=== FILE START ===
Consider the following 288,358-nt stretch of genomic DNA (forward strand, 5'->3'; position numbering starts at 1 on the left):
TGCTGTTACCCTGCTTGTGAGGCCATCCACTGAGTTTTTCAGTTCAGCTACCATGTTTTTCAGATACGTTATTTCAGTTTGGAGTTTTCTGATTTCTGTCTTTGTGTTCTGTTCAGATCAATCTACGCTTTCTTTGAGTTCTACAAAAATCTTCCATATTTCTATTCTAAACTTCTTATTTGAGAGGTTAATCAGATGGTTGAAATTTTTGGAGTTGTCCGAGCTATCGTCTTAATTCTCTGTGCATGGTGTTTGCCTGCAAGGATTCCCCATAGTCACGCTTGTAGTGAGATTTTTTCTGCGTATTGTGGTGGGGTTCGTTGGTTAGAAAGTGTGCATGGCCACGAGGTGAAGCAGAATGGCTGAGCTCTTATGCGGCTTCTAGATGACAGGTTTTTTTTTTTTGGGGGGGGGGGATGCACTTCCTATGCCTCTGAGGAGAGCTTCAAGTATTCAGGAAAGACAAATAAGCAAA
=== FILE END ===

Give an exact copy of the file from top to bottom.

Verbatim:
Consider the following 288,358-nt stretch of genomic DNA (forward strand, 5'->3'; position numbering starts at 1 on the left):
TGCTGTTACCCTGCTTGTGAGGCCATCCACTGAGTTTTTCAGTTCAGCTACCATGTTTTTCAGATACGTTATTTCAGTTTGGAGTTTTCTGATTTCTGTCTTTGTGTTCTGTTCAGATCAATCTACGCTTTCTTTGAGTTCTACAAAAATCTTCCATATTTCTATTCTAAACTTCTTATTTGAGAGGTTAATCAGATGGTTGAAATTTTTGGAGTTGTCCGAGCTATCGTCTTAATTCTCTGTGCATGGTGTTTGCCTGCAAGGATTCCCCATAGTCACGCTTGTAGTGAGATTTTTTCTGCGTATTGTGGTGGGGTTCGTTGGTTAGAAAGTGTGCATGGCCACGAGGTGAAGCAGAATGGCTGAGCTCTTATGCGGCTTCTAGATGACAGGTTTTTTTTTTTTGGGGGGGGGGGATGCACTTCCTATGCCTCTGAGGAGAGCTTCAAGTATTCAGGAAAGACAAATAAGCAAA